Early 20th century
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Before the outbreak of World War II, the government of the Kingdom of Yugoslavia built a prison near Kerestinec and used it to detain political prisoners, mainly Communists. In March 1941, at the eve of the Axis invasion, a large number of left-wing intellectuals from Zagreb were arrested and interned in Kerestinec.
A few weeks later Yugoslavia collapsed and the prison was taken over by authorities of the newly formed Independent State of Croatia. Following German invasion of USSR, the Croatian Communist Party started a resistance movement that would later become known as Partisans. The Ustaša regime decided to retaliate by killing some of Kerestinec prisoners.
On 9 July 1941, the first group, including Božidar Adžija, Otokar Keršovani and Ognjen Prica, was executed. The Communist Party reacted by organizing an impromptu prison break. On 13 July, the guards were overpowered and all the remaining prisoners managed to escape. But the attempt soon proved to be poorly organised and uncoordinated. Very quickly, most of the prisoners, including August Cesarec, were recaptured and shot in Maksimir woods.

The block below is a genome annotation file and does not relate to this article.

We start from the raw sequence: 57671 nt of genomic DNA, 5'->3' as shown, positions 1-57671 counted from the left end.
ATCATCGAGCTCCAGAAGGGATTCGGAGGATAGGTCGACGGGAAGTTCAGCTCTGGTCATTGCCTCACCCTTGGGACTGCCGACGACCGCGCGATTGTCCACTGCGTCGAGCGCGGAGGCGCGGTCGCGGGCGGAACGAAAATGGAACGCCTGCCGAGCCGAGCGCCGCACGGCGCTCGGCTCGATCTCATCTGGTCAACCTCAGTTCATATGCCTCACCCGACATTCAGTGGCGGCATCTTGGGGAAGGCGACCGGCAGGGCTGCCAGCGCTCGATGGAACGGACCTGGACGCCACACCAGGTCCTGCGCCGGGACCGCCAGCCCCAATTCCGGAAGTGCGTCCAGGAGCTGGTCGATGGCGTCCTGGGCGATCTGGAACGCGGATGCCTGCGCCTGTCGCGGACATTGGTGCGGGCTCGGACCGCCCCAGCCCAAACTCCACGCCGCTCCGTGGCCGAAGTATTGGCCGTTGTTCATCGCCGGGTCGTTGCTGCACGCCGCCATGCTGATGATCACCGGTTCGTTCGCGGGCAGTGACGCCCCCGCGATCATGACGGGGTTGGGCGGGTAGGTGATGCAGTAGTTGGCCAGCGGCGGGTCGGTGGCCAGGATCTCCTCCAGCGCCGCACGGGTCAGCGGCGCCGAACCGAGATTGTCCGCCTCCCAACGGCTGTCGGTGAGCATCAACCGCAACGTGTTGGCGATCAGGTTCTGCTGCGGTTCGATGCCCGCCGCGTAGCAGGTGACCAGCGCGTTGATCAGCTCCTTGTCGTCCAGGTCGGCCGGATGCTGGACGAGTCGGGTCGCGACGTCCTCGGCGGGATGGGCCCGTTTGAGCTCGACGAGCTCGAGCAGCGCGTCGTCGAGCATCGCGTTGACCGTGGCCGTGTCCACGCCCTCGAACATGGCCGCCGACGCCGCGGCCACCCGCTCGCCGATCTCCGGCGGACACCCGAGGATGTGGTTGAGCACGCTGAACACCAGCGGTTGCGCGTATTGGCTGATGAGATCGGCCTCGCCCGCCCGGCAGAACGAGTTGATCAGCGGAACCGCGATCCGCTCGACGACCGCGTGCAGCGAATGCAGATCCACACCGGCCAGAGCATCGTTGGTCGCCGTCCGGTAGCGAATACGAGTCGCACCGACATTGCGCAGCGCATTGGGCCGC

Late 20th century
The base was used from November 1991 to May 1992 as a prison camp that housed JNA soldiers, Serb volunteers, mainly from Sisak, and civilians, including women. The prison commander, Stjepan Klarić, took part in and encouraged his four colleagues (all five are currently on trial for war crimes) and members of the Croatian Army, to use physical and psychological torture against the prisoners. A total of 34 people were involved and implicated in having inflicted great suffering and violation of bodily integrity and health, including daily harassment, assaults and rapes.
- "Strava u Kerestincu - Krvavi dvorac: Trudnica je pobacila od šoka i straha". Večernji list (in Croatian). Retrieved 19 February 2016.
- "Podignuta optužnica za "Kerestinec"" (in Serbian). B92. 23 November 2011. Retrieved 19 February 2016.